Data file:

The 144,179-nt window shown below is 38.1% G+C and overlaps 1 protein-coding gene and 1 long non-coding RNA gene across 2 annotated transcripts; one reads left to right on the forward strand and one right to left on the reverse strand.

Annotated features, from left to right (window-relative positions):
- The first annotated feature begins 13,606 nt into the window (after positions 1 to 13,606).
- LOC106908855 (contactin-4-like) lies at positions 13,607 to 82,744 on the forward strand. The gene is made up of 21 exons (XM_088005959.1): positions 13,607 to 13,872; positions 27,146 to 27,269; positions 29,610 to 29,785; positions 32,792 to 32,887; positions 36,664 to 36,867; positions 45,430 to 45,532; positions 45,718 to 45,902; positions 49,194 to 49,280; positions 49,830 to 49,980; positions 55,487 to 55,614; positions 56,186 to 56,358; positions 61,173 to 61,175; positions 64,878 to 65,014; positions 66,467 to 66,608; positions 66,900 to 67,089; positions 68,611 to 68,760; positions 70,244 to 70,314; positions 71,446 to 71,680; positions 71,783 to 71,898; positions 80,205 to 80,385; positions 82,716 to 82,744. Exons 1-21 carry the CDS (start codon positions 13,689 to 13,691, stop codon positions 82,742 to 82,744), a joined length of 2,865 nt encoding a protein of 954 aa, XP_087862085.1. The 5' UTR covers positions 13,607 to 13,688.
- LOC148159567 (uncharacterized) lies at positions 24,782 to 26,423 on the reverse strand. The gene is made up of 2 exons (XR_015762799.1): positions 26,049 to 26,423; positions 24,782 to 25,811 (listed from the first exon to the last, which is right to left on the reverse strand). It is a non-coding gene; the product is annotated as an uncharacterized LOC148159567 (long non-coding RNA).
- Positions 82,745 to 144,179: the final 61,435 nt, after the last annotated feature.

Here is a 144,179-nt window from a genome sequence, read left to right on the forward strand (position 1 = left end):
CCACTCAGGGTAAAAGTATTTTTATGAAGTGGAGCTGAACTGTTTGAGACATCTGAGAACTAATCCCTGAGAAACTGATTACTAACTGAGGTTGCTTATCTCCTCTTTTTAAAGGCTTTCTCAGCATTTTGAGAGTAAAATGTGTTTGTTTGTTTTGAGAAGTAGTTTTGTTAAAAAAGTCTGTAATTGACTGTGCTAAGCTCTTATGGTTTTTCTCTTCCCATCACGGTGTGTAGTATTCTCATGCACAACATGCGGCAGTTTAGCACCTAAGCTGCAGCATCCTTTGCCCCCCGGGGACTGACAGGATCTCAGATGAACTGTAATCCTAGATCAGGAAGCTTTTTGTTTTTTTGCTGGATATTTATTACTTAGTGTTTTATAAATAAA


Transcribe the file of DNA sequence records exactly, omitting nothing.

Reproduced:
The 144,179-nt window shown below is 38.1% G+C and overlaps 1 protein-coding gene and 1 long non-coding RNA gene across 2 annotated transcripts; one reads left to right on the forward strand and one right to left on the reverse strand.

Annotated features, from left to right (window-relative positions):
- The first annotated feature begins 13,606 nt into the window (after positions 1 to 13,606).
- LOC106908855 (contactin-4-like) lies at positions 13,607 to 82,744 on the forward strand. The gene is made up of 21 exons (XM_088005959.1): positions 13,607 to 13,872; positions 27,146 to 27,269; positions 29,610 to 29,785; positions 32,792 to 32,887; positions 36,664 to 36,867; positions 45,430 to 45,532; positions 45,718 to 45,902; positions 49,194 to 49,280; positions 49,830 to 49,980; positions 55,487 to 55,614; positions 56,186 to 56,358; positions 61,173 to 61,175; positions 64,878 to 65,014; positions 66,467 to 66,608; positions 66,900 to 67,089; positions 68,611 to 68,760; positions 70,244 to 70,314; positions 71,446 to 71,680; positions 71,783 to 71,898; positions 80,205 to 80,385; positions 82,716 to 82,744. Exons 1-21 carry the CDS (start codon positions 13,689 to 13,691, stop codon positions 82,742 to 82,744), a joined length of 2,865 nt encoding a protein of 954 aa, XP_087862085.1. The 5' UTR covers positions 13,607 to 13,688.
- LOC148159567 (uncharacterized) lies at positions 24,782 to 26,423 on the reverse strand. The gene is made up of 2 exons (XR_015762799.1): positions 26,049 to 26,423; positions 24,782 to 25,811 (listed from the first exon to the last, which is right to left on the reverse strand). It is a non-coding gene; the product is annotated as an uncharacterized LOC148159567 (long non-coding RNA).
- Positions 82,745 to 144,179: the final 61,435 nt, after the last annotated feature.

Here is a 144,179-nt window from a genome sequence, read left to right on the forward strand (position 1 = left end):
CCACTCAGGGTAAAAGTATTTTTATGAAGTGGAGCTGAACTGTTTGAGACATCTGAGAACTAATCCCTGAGAAACTGATTACTAACTGAGGTTGCTTATCTCCTCTTTTTAAAGGCTTTCTCAGCATTTTGAGAGTAAAATGTGTTTGTTTGTTTTGAGAAGTAGTTTTGTTAAAAAAGTCTGTAATTGACTGTGCTAAGCTCTTATGGTTTTTCTCTTCCCATCACGGTGTGTAGTATTCTCATGCACAACATGCGGCAGTTTAGCACCTAAGCTGCAGCATCCTTTGCCCCCCGGGGACTGACAGGATCTCAGATGAACTGTAATCCTAGATCAGGAAGCTTTTTGTTTTTTTGCTGGATATTTATTACTTAGTGTTTTATAAATAAA